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Overweight Dogs

By: Elaine Everest - Updated: 2 Oct 2012 | comments*Discuss
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With a good diet and a considerate owner a dog need never be over weight.


Like its owner an overweight dog is more likely to suffer from diabetes, joint damage due to the extra pressure on his joint and bones or even heart problems. He will lack a good quality of life and is more likely to die young.

Signs of Ill Health

Sometimes obesity in a dog is a signal for other health-related problems. If a dog drinks too much, is always scavenging for food, has a lifeless coat, flaky skin or seems to be lethargic it is advisable to consult a vet.


Nine times out of ten a dog is overweight because a loving owner over indulges him. Quite often the owner and dog are both overweight and if this is the case they should endeavour to follow a healthy life plan together.

Weighing a Dog

It is not necessary to weigh a dog to tell if he is overweight. The dog’s ribs should be just showing without being too prominent. Extra weight can also sit on the shoulder area of a dog so check that his shoulders are not too heavily covered in fat.If you want to weigh your dog first weigh yourself and note the figure. Next, hold your dog in your arms and step back onto the scales. Deduct your weight from the joint weight and you have your dog’s true weight. There is no need to weigh a dog every day, once each week is adequate.

Cut Back

Stop all treats for your dog, he does not need them and quite often this alone will be enough to show a loss of weight. If you need treats in order to train your dog replace them with raw carrots, they are crunchy and dogs love them. Table scraps can also be a problem and add to weight gain. Stop giving your dog any fatty food from your plate and this includes puddings, pies and deserts.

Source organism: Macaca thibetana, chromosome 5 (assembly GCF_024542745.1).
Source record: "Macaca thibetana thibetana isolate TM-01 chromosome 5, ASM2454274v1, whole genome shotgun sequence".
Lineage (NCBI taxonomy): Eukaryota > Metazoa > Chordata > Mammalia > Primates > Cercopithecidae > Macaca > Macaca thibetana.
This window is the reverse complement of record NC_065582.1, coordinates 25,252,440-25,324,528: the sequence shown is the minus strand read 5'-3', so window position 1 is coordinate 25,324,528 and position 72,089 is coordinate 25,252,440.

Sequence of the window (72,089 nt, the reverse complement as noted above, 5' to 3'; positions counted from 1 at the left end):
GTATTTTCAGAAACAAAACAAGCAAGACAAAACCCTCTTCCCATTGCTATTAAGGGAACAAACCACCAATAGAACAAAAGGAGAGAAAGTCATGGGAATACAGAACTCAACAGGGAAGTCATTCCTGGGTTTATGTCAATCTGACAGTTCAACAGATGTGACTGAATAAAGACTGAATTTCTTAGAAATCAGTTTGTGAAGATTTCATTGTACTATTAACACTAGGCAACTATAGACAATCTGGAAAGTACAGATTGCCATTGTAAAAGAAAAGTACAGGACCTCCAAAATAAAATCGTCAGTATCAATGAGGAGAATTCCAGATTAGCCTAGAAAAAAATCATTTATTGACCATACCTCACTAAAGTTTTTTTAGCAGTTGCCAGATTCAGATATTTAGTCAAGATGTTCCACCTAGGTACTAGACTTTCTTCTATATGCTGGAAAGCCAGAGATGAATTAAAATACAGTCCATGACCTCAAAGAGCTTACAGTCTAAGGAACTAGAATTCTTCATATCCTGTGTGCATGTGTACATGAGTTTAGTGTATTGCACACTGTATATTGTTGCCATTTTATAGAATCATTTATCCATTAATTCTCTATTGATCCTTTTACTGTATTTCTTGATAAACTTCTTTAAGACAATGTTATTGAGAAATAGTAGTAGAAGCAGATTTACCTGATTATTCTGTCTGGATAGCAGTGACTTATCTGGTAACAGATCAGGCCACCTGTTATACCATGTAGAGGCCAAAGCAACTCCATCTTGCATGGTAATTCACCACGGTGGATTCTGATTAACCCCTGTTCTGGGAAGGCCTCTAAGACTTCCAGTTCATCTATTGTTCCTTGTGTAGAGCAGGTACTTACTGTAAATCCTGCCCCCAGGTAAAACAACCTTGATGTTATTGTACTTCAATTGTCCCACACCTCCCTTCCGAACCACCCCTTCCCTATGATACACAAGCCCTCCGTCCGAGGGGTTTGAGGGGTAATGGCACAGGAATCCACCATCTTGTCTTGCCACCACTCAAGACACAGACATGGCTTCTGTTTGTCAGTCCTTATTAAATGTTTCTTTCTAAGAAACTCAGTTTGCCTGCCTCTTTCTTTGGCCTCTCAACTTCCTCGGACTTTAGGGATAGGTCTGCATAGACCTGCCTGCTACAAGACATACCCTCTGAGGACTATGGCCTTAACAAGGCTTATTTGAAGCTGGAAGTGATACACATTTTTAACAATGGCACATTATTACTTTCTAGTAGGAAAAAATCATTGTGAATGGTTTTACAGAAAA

Prescription Diets

There is no need to purchase expensive prescription diets or buy drugs for an overweight dog. Simply cutting back and making a few changes will reap rewards.

Complete Food

If you feed your dog with one of the many complete foods that are available on the market check that you are not over feeding the required daily amount. By giving half a cup less (or a few ounces) in one week you will see an improvement.

Do it Yourself

By controlling what goes into your dog’s mouth you will soon see a happy healthy animal. A diet with uncooked/raw meat to which you add chopped vegetables rather than a mixer biscuit will also reap results. If your dog already has a mixer biscuit with his meat try swapping half of it with chopped vegetables. The bulk of the vegetables will still fill up the dog’s stomach but he will not gain the weight.


Never give your dog raw onions or raw potatoes. Most other vegetables are acceptable including raw garlic. Chop the vegetables finely otherwise they will go straight through the dog and he will not gain the benefit of them. A food processor is excellent for cabbage, carrots, garlic, spinach, turnip, parsnip and squashes. Another useful aid is a juicer. Juice all the vegetables together then add both the juice and veg pulp to your dog’s meat. If you prefer using canned dog meat then add this instead of the raw meat. Never cook the vegetables as vitamins and goodness will be lost.


Exercise will benefit both dog and owner. If your dog is unused to exercise do not start out on a long route march as it can injure an unfit dog. Start slowly and add five minutes extra each day until you find a comfortable distance that suits not only the dog but also yourself.

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